What do a D.H. Lawrence poem, a letter from Paganini, an image by French Illustrator J. J. Grandville of an apocalyptic ballet and an old folk tale have to do with music?
Just about everything for composer Karim Al-Zand. Al-Zand's piece, Imaginary Scenes for violin and piano, is featured on the Musiqa program this Saturday at Zilkha Hall at the Hobby Center for the Performing Arts.
"Each movement is inspired by a somewhat whimsical literary source," says Al-Zand, who's an associate professor at Rice University's Shepherd School of Music. "The plan is for the poem/quote/image to be projected on a scrim behind the players as a kind of backdrop for the music."
Musiqa, a collective of five composers, (two from Rice University and three from University of Houston) are all about expanding the notion of music and the imagination. It's not usual to have some compelling visuals to accompany a work, as in the case of Al-Zand's piece. "Everything on the program is united by a narrative or descriptive thrust," says Anthony Brandt, artistic director and associate professor at Rice University's Shepherd School of Music.
Brandt and his composer tribe, Al-Zand, Rob Smith, Pierre Jalbert, and Marcus Karl Maroney, are dedicated to making new music audience-friendly. "We place a special priority on creating interdisciplinary events. We program horizontally and include the other arts as a way to enhance not to distract," Brandt says. "We want to place music in an atmosphere that is more complete, and that is central to our identity. Music always forms the core, but is engaged with something else."
Karlheinz Stockhausen's The Little Harlequin for solo clarinet is perfect for a Musiqa program, as the piece requires the musician to be that something extra. In Stockhausen's iconic work, the clarinetist, in full costume, plays while he dances about the stage. "The piece is exceptionally hard to pull off, and demands a certain level of virtuosity to perform," Brandt says. "It's always a huge hit with the audience and a complement to the dance to come."
Also on the program is Rob Smith's Hot Seat for saxophone and piano, a world premiere. Smith, an award-winning composer, is an associate professor at University of Houston Moores School of Music. "Rob has written a pithy musical depiction of what it means to be on the hot seat," Brandt says. "The interplay between the saxophone and the piano is uncomfortable and agitated. It has a lot of fire, and propulsive tension."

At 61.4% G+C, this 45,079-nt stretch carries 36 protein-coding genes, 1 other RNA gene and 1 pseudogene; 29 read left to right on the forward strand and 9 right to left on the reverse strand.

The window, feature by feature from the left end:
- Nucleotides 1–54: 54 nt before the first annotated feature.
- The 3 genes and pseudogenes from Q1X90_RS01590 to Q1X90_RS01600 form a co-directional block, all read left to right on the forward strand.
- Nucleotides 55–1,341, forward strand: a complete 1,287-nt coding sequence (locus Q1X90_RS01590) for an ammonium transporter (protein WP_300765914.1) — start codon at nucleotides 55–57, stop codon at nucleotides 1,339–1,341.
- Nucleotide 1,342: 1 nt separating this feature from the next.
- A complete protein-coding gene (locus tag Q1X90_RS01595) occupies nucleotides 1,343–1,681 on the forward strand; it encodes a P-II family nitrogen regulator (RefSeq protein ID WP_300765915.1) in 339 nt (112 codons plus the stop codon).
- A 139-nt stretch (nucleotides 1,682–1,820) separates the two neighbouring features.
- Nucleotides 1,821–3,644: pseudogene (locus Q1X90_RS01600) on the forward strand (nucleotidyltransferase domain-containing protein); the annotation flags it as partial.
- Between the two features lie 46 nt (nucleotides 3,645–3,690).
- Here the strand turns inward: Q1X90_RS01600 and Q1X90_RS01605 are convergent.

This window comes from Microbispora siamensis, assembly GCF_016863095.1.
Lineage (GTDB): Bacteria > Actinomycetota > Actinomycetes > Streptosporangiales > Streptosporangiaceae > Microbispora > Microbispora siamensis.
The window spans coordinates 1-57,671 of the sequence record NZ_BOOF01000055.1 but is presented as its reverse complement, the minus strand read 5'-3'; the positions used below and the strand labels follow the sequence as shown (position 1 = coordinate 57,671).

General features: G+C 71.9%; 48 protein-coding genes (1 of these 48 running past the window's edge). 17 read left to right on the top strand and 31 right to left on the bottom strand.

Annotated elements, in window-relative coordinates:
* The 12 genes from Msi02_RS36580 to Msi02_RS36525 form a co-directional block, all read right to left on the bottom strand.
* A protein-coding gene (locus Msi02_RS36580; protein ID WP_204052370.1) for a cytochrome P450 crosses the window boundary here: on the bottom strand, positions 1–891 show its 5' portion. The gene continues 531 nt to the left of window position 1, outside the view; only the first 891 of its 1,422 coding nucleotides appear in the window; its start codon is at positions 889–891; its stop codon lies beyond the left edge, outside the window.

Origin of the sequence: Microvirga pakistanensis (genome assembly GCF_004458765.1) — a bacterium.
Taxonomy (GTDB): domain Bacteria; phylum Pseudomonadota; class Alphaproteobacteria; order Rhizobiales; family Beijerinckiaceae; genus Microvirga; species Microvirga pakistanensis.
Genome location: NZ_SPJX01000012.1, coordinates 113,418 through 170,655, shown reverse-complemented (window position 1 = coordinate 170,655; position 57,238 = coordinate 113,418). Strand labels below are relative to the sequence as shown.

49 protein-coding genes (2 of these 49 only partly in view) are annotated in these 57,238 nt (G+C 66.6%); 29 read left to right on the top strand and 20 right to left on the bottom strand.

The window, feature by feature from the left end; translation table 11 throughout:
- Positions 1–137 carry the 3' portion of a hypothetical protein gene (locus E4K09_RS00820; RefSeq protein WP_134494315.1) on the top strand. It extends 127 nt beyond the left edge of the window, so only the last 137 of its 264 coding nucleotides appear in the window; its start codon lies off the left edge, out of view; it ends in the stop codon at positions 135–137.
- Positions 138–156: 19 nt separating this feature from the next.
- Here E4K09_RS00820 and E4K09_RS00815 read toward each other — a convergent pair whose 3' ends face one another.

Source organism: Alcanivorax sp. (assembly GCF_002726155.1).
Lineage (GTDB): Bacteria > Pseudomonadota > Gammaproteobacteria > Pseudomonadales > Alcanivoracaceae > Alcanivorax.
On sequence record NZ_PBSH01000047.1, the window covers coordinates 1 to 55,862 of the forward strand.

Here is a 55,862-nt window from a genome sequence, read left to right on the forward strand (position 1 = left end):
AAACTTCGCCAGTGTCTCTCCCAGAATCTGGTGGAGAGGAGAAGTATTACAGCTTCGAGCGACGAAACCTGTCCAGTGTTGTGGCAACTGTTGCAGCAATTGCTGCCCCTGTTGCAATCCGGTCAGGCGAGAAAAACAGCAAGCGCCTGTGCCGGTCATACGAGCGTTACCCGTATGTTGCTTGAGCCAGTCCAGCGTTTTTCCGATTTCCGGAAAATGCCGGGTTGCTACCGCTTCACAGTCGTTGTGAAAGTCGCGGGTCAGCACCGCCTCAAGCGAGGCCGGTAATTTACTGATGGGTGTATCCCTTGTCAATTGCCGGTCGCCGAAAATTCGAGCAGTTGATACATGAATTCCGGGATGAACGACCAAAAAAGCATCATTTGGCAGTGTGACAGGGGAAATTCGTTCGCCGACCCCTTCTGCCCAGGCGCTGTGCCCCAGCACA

For that extra art form, Musiqa adds dance to the mix, specifically the young dancers of Houston Ballet II, who be dancing Stanton Welch's dynamic Fingerprints. Set to Nubian composer Hamza El Din's music, Welch's ballet combines earthy movement with classical technique in a highly spirited ballet that really shows off the versatility of his training team. " We leave our fingerprints everywhere we go It's like the butterfly that flapped its wings in chaos theory," says Welch, Houston Ballet's artistic director.
Welch is more than happy to show off Houston Ballet II. They are stars in their own right. The company boasts three finalists including the top prize at the Prix du Lausanne.
"I fell in love with this music when I first heard it on the Kronos Quartet Pieces of Africa album," Welch says. "But this will be the first time this music has ever been played live in Houston, and of course, a first for the Houston Ballet II dancers. Created for The Cincinnati Ballet, Fingerprints has gone on to enter the repertory of several other ballet companies across the U. S. Houston Ballet performed the first movement during the the last gala.
Welch welcomed the opportunity to work with Musiqa, especially when plans for a collaboration at Discovery Green was rained out. He's also on board with Musiqa's inclusive and multi-disciplinary approach. "We all live in this great big city and we need to bring as much attention to the arts as possible," he says.
Rounding out the program is Wynton Marsalis' Blue Lights on the Bayou and Hellbound Highball for string quartet, excerpts of a larger work inspired by the culture of New Orleans' social clubs. Brandt adds, "It's very accessible and the images are so clear."
After a Musiqa evening we might jump to the conclusion that music is not so abstract after all, and in fact, is quite tethered to today's world.